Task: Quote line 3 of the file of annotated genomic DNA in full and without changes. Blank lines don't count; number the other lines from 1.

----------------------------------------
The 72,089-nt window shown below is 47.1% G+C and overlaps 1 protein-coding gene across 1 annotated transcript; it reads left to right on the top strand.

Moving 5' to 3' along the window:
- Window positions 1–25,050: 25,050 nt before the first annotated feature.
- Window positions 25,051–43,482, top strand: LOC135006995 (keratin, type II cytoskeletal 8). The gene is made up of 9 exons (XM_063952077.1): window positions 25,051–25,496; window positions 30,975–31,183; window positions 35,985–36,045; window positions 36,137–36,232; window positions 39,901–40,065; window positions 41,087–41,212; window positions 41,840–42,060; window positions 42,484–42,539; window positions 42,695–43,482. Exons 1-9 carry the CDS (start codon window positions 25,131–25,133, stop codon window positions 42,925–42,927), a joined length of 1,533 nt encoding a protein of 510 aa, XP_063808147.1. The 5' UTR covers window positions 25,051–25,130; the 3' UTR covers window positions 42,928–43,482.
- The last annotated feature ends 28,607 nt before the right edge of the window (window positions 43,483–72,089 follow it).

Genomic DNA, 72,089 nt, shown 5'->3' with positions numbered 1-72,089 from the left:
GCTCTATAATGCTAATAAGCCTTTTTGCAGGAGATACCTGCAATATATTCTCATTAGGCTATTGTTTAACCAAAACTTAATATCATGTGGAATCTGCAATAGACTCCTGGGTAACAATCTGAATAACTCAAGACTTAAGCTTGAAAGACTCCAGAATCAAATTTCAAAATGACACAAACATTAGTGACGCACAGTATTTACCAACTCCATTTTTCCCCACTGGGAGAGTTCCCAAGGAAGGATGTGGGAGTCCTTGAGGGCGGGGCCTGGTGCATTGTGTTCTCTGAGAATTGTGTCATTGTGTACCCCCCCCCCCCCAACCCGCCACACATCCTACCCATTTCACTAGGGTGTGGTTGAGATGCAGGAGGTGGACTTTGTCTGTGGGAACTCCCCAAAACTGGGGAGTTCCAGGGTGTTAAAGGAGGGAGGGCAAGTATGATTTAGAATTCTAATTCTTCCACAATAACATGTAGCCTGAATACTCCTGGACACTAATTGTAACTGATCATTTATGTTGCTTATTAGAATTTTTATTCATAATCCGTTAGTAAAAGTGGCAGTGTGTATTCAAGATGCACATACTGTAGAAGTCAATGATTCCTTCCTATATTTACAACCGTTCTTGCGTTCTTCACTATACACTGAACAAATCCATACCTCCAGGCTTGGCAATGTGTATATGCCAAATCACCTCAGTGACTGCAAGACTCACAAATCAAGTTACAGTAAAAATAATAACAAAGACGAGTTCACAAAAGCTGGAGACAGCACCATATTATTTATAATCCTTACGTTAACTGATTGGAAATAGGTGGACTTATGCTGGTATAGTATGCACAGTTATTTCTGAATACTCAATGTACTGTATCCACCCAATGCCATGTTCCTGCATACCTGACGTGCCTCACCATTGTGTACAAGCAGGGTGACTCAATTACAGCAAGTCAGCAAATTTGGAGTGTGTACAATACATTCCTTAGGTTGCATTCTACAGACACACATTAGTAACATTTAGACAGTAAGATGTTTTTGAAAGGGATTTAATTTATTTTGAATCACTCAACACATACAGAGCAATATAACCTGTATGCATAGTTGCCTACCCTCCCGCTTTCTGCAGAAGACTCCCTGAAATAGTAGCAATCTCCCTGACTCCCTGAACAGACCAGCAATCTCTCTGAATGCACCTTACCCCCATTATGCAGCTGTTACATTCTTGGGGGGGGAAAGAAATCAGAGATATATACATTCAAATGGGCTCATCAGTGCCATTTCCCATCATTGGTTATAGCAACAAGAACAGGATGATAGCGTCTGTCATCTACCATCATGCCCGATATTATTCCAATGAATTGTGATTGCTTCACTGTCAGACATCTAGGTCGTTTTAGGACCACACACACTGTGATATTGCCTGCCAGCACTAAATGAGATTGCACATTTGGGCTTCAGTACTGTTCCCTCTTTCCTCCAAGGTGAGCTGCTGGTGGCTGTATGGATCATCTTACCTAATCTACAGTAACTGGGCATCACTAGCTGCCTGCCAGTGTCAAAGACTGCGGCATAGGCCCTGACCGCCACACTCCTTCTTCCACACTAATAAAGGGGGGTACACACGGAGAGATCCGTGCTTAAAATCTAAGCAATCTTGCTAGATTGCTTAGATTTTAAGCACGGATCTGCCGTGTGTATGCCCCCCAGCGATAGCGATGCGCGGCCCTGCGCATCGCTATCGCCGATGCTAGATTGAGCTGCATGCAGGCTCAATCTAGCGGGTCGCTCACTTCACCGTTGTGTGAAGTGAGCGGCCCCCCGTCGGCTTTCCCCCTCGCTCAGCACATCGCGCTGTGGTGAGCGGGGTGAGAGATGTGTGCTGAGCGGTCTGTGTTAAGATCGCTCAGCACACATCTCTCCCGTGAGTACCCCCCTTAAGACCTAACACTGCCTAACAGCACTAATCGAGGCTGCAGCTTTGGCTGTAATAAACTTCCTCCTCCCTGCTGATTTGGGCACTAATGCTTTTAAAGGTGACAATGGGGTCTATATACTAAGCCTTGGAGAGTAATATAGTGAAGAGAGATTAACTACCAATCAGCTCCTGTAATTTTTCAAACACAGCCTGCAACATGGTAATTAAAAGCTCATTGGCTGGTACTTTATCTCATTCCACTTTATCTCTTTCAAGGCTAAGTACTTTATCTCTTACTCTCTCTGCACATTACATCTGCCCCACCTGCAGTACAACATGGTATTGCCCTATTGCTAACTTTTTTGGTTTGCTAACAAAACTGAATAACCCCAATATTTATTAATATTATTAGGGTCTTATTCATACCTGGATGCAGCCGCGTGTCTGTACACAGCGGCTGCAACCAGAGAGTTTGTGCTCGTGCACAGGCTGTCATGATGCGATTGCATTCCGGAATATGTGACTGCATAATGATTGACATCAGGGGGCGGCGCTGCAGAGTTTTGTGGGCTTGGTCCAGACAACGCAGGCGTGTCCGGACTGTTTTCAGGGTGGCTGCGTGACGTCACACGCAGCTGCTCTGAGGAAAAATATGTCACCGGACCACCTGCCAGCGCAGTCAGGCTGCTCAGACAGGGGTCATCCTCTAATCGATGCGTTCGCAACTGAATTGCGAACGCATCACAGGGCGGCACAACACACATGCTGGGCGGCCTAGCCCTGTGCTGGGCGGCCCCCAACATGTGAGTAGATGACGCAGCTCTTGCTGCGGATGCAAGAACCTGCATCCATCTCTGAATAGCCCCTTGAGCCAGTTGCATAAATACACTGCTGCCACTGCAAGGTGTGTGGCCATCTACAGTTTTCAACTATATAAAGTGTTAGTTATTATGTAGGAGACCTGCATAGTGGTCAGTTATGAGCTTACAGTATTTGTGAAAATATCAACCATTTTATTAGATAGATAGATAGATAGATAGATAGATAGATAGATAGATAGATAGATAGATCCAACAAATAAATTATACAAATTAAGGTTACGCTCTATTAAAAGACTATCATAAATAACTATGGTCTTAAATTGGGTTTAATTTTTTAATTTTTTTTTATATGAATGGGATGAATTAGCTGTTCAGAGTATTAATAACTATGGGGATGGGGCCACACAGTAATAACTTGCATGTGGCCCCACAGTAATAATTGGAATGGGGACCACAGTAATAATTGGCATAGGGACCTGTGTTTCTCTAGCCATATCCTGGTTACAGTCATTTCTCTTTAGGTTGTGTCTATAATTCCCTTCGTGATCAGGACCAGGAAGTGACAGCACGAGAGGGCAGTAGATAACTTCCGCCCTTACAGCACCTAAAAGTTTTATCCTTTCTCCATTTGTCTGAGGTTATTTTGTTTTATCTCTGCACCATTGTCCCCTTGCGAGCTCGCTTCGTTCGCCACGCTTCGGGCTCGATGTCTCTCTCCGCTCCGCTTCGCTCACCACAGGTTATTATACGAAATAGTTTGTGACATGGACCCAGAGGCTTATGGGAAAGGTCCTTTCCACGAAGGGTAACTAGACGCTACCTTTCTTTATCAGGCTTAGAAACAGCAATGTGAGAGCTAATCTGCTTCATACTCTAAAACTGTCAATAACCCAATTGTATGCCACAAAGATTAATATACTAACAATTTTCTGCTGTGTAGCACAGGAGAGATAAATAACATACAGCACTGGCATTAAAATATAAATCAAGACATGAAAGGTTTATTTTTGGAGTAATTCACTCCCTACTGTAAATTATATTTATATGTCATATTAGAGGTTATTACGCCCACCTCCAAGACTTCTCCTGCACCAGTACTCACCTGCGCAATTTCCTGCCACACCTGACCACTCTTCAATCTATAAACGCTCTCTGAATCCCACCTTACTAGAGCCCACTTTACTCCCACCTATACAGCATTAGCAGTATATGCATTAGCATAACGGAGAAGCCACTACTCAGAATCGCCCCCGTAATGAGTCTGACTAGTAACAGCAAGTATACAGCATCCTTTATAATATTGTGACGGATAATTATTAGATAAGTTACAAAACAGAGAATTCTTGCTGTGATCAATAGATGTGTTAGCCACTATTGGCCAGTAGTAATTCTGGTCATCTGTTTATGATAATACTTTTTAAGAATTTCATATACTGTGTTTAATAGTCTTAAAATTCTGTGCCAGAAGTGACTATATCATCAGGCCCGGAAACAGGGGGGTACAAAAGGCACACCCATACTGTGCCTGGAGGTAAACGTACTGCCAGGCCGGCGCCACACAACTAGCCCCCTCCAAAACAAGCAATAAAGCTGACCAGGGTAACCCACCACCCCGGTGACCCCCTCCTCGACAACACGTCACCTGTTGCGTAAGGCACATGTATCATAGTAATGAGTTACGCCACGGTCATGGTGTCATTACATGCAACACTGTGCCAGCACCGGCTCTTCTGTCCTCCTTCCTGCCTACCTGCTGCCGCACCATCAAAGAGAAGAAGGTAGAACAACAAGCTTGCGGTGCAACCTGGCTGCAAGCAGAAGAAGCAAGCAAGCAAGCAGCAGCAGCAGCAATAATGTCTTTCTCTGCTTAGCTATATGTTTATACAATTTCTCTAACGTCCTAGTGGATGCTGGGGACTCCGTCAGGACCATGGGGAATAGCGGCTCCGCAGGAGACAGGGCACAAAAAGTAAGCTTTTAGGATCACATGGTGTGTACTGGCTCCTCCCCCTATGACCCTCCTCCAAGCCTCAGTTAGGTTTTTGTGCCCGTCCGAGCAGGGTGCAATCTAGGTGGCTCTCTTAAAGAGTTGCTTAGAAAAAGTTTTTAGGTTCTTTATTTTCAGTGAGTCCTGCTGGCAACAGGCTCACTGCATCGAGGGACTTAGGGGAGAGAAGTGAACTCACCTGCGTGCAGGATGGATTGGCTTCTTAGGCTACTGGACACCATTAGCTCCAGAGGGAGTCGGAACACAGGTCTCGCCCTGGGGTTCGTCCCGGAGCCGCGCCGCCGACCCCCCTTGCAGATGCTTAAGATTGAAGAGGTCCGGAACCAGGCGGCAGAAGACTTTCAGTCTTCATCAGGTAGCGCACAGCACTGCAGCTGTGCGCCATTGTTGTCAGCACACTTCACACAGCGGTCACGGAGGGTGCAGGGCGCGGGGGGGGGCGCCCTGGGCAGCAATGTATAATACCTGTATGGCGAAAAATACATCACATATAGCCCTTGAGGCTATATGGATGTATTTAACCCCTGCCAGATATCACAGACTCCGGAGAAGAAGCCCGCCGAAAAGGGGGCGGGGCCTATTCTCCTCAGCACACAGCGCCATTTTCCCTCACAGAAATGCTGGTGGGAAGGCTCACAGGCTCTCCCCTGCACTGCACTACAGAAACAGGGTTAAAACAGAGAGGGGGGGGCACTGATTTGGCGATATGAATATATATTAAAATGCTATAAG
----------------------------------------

- Window positions 1–25,050: 25,050 nt before the first annotated feature.